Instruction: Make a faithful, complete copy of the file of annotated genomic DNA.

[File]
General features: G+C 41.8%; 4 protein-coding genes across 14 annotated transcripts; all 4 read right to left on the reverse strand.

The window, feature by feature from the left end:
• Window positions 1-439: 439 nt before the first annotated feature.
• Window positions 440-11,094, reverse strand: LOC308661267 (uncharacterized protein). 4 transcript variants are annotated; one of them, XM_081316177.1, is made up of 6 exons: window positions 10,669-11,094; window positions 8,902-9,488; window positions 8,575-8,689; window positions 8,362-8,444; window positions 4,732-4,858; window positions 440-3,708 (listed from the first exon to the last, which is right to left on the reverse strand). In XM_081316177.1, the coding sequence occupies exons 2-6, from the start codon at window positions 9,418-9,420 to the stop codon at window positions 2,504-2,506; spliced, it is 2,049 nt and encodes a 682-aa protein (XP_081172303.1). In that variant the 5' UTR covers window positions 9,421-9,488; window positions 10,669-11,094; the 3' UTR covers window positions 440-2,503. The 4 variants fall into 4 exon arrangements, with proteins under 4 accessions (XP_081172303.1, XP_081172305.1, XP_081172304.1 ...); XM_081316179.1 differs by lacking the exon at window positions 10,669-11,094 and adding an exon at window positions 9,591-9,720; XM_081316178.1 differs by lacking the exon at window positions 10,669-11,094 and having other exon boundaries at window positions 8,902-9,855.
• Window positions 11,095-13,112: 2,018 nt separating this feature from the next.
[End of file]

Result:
General features: G+C 41.8%; 4 protein-coding genes across 14 annotated transcripts; all 4 read right to left on the reverse strand.

The window, feature by feature from the left end:
• Window positions 1-439: 439 nt before the first annotated feature.
• Window positions 440-11,094, reverse strand: LOC308661267 (uncharacterized protein). 4 transcript variants are annotated; one of them, XM_081316177.1, is made up of 6 exons: window positions 10,669-11,094; window positions 8,902-9,488; window positions 8,575-8,689; window positions 8,362-8,444; window positions 4,732-4,858; window positions 440-3,708 (listed from the first exon to the last, which is right to left on the reverse strand). In XM_081316177.1, the coding sequence occupies exons 2-6, from the start codon at window positions 9,418-9,420 to the stop codon at window positions 2,504-2,506; spliced, it is 2,049 nt and encodes a 682-aa protein (XP_081172303.1). In that variant the 5' UTR covers window positions 9,421-9,488; window positions 10,669-11,094; the 3' UTR covers window positions 440-2,503. The 4 variants fall into 4 exon arrangements, with proteins under 4 accessions (XP_081172303.1, XP_081172305.1, XP_081172304.1 ...); XM_081316179.1 differs by lacking the exon at window positions 10,669-11,094 and adding an exon at window positions 9,591-9,720; XM_081316178.1 differs by lacking the exon at window positions 10,669-11,094 and having other exon boundaries at window positions 8,902-9,855.
• Window positions 11,095-13,112: 2,018 nt separating this feature from the next.